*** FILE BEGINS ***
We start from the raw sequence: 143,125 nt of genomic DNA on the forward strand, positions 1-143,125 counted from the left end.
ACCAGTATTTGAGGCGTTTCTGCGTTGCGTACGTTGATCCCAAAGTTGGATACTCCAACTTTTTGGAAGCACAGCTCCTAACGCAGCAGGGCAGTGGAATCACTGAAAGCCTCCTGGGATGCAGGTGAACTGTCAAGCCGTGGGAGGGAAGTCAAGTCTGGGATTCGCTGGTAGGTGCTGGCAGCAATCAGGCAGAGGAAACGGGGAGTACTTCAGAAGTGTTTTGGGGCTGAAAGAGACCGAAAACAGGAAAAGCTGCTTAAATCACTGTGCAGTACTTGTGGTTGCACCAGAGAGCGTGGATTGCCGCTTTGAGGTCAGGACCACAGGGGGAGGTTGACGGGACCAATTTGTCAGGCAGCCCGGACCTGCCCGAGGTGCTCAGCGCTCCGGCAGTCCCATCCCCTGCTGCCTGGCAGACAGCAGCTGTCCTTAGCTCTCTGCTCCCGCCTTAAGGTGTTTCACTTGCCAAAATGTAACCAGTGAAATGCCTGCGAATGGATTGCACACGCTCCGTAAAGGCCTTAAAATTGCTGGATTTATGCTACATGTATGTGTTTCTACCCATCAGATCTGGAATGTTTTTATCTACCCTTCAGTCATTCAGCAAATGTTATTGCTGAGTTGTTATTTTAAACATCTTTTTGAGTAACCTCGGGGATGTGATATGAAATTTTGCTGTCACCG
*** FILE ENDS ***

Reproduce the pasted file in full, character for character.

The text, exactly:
We start from the raw sequence: 143,125 nt of genomic DNA on the forward strand, positions 1-143,125 counted from the left end.
ACCAGTATTTGAGGCGTTTCTGCGTTGCGTACGTTGATCCCAAAGTTGGATACTCCAACTTTTTGGAAGCACAGCTCCTAACGCAGCAGGGCAGTGGAATCACTGAAAGCCTCCTGGGATGCAGGTGAACTGTCAAGCCGTGGGAGGGAAGTCAAGTCTGGGATTCGCTGGTAGGTGCTGGCAGCAATCAGGCAGAGGAAACGGGGAGTACTTCAGAAGTGTTTTGGGGCTGAAAGAGACCGAAAACAGGAAAAGCTGCTTAAATCACTGTGCAGTACTTGTGGTTGCACCAGAGAGCGTGGATTGCCGCTTTGAGGTCAGGACCACAGGGGGAGGTTGACGGGACCAATTTGTCAGGCAGCCCGGACCTGCCCGAGGTGCTCAGCGCTCCGGCAGTCCCATCCCCTGCTGCCTGGCAGACAGCAGCTGTCCTTAGCTCTCTGCTCCCGCCTTAAGGTGTTTCACTTGCCAAAATGTAACCAGTGAAATGCCTGCGAATGGATTGCACACGCTCCGTAAAGGCCTTAAAATTGCTGGATTTATGCTACATGTATGTGTTTCTACCCATCAGATCTGGAATGTTTTTATCTACCCTTCAGTCATTCAGCAAATGTTATTGCTGAGTTGTTATTTTAAACATCTTTTTGAGTAACCTCGGGGATGTGATATGAAATTTTGCTGTCACCG